And Thank You – totally reciprocated ?!

  3. You have become one of my absolute favorite bloggers. I didn’t get to read much of your blog until recently. I am so glad I have been able to. Just hate I can’t always comment.
    You are such a wonderful person and like so many have said already, such a great support of others. I’m so glad you found your love for writing again and are able to enjoy!! <3 xx

  4. I really like this post. ? and I love the way you capture voices and write dialogue. It feels like the character is really talking to you. Sinners is FABULOUS, btw!! Well done you and Pons!!

  5. With respect and honesty, my mind is such I can’t tell lies, -This is the first piece of your ” writing/blogging” I’ve read from start to finish (you already know the reasons behind the ‘why’ )

    I’m glad I chose this one

    Here’s to finding more of your own words, in any format ?

    Swirly ?

    1. The Lyme one? I know you thought that informative – but it is linked on the SB4MH blog, so perhaps u read it there. And I am always happy to advice if I think a post will work for u 😉 Melody can check it first lol

          1. I love this post. How dyslexia changed your writing, but you found inspiration in in others and didn’t stop. I have a good friend who struggled with dyslexia for years. She, too, turned to computers, but never regained her love of creative writing. I’m glad you didn’t.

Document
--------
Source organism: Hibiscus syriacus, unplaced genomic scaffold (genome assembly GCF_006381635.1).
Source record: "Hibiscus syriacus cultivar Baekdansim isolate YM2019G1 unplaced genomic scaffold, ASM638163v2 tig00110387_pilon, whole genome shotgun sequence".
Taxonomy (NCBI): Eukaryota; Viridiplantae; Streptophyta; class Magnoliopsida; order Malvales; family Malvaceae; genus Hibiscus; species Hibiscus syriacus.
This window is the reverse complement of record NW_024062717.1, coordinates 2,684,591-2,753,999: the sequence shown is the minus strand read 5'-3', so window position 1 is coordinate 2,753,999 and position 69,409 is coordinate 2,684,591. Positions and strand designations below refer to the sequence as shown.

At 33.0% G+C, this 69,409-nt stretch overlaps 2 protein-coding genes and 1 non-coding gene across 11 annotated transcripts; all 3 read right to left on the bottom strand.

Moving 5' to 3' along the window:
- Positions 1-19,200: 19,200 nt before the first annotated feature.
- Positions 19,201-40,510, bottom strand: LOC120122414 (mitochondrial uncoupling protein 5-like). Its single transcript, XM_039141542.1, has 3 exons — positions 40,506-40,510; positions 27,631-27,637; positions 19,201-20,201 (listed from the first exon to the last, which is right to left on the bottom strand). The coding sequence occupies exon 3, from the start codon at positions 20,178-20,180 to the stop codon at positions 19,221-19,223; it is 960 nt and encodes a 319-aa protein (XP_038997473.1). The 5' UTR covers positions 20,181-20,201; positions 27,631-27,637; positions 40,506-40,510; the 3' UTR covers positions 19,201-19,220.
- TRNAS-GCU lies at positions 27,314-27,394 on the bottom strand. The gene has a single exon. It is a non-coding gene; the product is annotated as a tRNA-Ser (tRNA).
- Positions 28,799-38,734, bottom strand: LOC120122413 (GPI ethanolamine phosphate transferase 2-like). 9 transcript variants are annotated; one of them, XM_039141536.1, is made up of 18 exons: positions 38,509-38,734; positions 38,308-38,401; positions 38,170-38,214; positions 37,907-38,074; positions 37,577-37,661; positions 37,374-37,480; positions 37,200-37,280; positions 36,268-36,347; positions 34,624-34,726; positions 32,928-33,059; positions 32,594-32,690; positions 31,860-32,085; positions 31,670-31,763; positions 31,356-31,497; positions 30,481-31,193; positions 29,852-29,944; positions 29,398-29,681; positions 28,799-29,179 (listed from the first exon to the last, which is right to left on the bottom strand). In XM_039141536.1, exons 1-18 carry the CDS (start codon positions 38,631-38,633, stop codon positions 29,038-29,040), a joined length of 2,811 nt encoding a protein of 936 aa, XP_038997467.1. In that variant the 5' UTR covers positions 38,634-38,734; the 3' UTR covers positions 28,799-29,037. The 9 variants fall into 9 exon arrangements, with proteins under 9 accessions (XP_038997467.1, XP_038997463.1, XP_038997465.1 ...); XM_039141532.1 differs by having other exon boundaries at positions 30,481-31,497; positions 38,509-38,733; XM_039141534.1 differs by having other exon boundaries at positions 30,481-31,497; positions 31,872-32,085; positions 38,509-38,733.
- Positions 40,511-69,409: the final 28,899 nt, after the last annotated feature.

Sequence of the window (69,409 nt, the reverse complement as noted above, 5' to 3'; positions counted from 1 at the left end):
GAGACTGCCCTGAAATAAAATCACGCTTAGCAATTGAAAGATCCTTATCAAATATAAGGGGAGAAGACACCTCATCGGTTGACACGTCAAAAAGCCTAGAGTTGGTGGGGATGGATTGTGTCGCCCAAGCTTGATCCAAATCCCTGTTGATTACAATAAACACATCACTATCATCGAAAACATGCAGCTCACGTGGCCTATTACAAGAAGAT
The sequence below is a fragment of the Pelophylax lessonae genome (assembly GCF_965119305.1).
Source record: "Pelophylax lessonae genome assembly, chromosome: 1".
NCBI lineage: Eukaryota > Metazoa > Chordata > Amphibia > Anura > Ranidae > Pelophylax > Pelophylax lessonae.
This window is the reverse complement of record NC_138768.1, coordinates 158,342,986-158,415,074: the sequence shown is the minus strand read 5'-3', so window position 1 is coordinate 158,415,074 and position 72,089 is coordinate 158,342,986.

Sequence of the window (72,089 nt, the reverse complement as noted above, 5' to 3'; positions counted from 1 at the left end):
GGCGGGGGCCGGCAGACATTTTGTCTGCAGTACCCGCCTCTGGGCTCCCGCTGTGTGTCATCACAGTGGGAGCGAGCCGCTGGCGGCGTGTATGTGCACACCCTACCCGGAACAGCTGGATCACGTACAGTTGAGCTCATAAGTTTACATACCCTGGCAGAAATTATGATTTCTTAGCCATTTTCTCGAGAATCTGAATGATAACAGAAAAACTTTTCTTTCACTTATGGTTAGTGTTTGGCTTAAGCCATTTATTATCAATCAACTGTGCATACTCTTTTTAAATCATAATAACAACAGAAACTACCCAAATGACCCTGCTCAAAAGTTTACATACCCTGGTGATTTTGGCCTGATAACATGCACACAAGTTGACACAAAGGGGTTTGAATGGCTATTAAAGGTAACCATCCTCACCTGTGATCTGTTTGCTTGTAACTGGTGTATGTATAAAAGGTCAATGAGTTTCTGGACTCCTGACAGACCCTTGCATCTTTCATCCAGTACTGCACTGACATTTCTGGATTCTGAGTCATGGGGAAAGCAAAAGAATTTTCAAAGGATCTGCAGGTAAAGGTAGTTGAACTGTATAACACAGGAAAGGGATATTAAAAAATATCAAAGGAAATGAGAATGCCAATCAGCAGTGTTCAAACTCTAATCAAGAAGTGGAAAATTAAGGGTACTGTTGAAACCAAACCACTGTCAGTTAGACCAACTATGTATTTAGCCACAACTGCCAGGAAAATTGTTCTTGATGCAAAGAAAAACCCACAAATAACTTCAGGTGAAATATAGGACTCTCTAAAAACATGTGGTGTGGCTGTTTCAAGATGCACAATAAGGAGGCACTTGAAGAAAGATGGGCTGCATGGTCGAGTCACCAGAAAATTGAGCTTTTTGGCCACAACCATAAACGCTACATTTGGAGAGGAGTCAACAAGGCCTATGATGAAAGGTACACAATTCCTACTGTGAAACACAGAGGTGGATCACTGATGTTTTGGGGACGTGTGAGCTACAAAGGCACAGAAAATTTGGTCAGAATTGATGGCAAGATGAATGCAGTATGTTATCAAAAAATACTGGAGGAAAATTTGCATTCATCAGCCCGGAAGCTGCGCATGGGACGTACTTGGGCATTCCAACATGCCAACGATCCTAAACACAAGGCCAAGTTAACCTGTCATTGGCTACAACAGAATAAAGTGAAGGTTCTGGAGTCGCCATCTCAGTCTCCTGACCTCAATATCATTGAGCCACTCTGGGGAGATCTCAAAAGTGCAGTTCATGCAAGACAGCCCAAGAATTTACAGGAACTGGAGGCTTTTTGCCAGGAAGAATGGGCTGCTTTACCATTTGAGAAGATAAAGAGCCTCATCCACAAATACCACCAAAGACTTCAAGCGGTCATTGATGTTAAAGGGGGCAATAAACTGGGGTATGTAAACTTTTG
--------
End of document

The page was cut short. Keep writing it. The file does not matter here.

6. In every round I voted in last years Smut Marathon I somehow picked yours. So yes, you can write and make a story very engaging and accessible.

    Lovely to see how different people have arrived at writing a blog, often coming back to an earlier love of writing.

    On top of it all you’re very generous in support and help for other bloggers – thank you x

    1. It is an odd thing when u keep choosing the same person in the SM – I have done that with CP this year. I have chosen him all but once time so far and Marsha about 3 or 4 – We know what we like and it draws us in x

      1. I have a similar love affair with Drew and Exhibit A. We do definitely know what we like and are drawn to certain ways of writing. I really loved your Catcher story.

  7. Well I personally am a big May More fan, not only is you writing honest and captivating but you are generous with your support, encouragement and knowledge.I thin this is a fabulous post, not only because it celebrates what is at the core of you, but also for celebrating some of the wonderful bloggers that you’ve discovered and been inspired by along the way, which is was very sweet of you to include me in x